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Missionaries were Christian explorers and evangelists who saw it as their duty to spread the word of God to the indigenous people of Africa. This is just one of many reasons for British interest in Africa during the late nineteenth century. Other factors include: Economics, strategic, european rivalries and the intrinsic need to further explore Africa.
Missionaries wanted to explore Africa in order to spread the Christian teachings amongst the indigenous people. They not only saw this as their duty “Go into all the world and preach the Gospel to every creature” but they also believed it was possible amongst the ‘heathen’ people.
A letter from British Foreign Office had stated that the indigenous people of East Africa were the most corporate of all Africans and wanted to learn ‘British values’. Explorer and missionary David Livingstone had been traveling through West Africa with the help of traders. From this, we could assume that many missionaries had wanted to explore Africa due to philanthropic principle but British traders for their own sake of finding new trade markets.
Although missionary activity was a strong factor in the growth of British interest in Africa, economics was the most important.
During the late 1800’s, Britain was suffering a trade slump that influenced explorers to further conquest the East. East Africa seemed to have promising economic value due to it’s possible mineral wealth, fertile lands, good climate, and ‘unlimited capacity for production of cattle’ as stated in a letter from British foreign office in 1884.
It must be recognised that although the development of wealth was important to the British traders, there was also fear amongst the rapid industrialisation of rivals such as Germany.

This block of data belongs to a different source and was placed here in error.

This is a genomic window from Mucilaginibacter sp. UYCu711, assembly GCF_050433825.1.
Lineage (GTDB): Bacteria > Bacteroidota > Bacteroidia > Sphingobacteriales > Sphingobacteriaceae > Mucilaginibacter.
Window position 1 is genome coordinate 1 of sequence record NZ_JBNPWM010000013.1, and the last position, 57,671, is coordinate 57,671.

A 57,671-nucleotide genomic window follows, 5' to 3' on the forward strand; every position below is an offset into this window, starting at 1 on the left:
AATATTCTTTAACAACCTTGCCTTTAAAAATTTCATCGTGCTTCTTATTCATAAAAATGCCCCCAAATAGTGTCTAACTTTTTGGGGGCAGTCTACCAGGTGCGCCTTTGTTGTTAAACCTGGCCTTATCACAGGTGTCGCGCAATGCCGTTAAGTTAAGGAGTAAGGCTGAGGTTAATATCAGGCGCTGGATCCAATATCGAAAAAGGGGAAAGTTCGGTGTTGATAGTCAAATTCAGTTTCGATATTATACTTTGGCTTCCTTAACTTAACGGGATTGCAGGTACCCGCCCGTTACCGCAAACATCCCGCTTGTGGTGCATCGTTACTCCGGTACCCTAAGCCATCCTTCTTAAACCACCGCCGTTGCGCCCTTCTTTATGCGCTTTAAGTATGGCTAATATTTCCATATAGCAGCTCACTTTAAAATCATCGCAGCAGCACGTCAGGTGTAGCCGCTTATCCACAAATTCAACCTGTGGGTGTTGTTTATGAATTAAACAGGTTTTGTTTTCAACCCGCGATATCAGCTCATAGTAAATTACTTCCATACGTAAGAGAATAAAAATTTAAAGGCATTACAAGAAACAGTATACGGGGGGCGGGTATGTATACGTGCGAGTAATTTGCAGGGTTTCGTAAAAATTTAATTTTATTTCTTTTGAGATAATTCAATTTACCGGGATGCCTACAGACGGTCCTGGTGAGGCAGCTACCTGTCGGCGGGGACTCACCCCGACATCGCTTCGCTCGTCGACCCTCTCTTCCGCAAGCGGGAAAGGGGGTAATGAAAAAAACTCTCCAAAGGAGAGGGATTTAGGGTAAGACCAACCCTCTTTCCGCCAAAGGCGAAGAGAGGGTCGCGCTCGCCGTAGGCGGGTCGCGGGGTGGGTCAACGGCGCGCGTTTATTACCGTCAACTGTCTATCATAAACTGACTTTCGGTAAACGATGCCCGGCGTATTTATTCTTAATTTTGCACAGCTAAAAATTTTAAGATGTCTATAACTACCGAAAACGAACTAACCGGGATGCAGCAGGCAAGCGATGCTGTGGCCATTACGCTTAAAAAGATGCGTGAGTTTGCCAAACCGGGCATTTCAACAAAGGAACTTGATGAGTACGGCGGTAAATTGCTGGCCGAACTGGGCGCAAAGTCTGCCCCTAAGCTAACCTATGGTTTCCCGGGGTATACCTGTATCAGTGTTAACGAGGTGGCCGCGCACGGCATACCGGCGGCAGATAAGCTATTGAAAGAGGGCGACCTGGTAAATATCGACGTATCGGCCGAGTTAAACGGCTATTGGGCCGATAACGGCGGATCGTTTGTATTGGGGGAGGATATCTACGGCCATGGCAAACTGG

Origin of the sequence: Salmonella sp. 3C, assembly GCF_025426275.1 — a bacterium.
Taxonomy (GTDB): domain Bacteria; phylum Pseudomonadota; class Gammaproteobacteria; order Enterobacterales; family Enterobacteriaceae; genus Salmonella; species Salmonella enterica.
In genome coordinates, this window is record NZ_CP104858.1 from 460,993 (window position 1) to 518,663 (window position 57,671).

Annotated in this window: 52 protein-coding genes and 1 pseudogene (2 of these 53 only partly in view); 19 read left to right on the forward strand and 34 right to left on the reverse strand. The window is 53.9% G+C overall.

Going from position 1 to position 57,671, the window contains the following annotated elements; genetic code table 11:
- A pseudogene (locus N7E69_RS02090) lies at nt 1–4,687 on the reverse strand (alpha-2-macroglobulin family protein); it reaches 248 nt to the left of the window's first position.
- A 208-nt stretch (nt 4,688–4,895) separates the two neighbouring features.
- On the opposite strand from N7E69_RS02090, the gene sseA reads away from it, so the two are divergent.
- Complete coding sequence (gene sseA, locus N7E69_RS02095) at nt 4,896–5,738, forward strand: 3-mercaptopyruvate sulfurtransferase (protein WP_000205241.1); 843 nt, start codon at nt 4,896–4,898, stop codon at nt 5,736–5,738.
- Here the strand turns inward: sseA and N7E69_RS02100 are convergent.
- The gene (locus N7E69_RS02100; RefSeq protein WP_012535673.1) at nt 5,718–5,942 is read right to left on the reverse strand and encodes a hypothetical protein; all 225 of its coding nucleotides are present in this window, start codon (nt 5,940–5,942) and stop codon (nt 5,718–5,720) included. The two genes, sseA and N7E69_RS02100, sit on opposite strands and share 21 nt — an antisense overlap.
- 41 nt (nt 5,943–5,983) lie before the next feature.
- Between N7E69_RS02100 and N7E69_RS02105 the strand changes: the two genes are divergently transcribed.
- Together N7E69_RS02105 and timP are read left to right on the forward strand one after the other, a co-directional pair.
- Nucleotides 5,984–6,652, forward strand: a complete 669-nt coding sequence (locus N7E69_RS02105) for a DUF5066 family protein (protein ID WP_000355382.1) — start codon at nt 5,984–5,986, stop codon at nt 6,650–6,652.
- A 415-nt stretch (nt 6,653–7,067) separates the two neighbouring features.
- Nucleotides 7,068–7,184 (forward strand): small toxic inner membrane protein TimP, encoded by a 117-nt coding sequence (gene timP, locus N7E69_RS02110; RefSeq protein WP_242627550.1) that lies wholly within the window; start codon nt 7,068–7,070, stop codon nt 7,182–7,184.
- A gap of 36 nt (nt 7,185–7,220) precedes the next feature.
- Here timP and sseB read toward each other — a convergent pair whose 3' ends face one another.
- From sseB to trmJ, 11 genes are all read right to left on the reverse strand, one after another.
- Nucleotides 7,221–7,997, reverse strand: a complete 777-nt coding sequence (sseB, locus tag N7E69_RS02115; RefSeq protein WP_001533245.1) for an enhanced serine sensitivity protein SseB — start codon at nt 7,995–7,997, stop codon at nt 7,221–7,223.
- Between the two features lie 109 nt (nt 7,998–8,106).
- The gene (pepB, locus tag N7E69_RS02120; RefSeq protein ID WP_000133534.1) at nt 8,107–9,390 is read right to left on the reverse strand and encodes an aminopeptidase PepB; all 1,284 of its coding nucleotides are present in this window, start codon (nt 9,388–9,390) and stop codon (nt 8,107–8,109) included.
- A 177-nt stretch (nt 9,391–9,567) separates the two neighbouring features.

The Franco-Prussian war of 1871 had united Germany, making Britain a rivalry due to its rapid economic growth. Further exploration of Africa could prove a good move if it means finding economical support in new trade posts and wealthy minerals to fund British military.
Economics is thus the most important factor when discussing British interest in Africa.
Strategy was also a very prominent factor. In 1875, British prime minister Benjamin Disraeli had purchased £4,000,000 worth of shares in the Suez to ensure that the French and British had shared control in Egypt. This would allow easier access to India, saving traders 6,000 miles in travelling expenses. India was illustrated as the “jewel in the crown of empire” and Britain had been dependent on 80% of India’s exports. North Africa allowed a faster trade route and thus strategy and economics go hand in hand, further supporting the idea that British interest in Africa was due to it’s potential wealth and economic attributes.
Rivalries such as Germany and America were industrialising rapidly. In order to survive, Britain had to grow at an equal rate. Historian Dane Kennedy argued that the growth of other powers lead to a renewed interest in Africa during the late nineteenth century. Britain was facing an economic crisis known as the long depression in 1873 after the American civil war. Africa had the trade markets and perfect land for agriculture that could help defeat British deficit. For this reason, British interest in Africa could be a reflection of the metropolitan theory as opposed to international relations.
The motivation to explore Africa could have been simply fueled by imperialists such as Cecil Rhodes who found fame and fortune in the South. Others would view this as a successful way to be rich and powerful while at the same time winning the respect and admiration of those at home. In conclusion, there are many factors for British interest in Africa during the late nineteenth century. However, the long depression meant that Britain had to focus on selling and competing with other products such as New Zealand butter and North American grain in order to survive. The only way to survive was to reach an economic equilibrium, the easiest way to do this was to expand in Africa.
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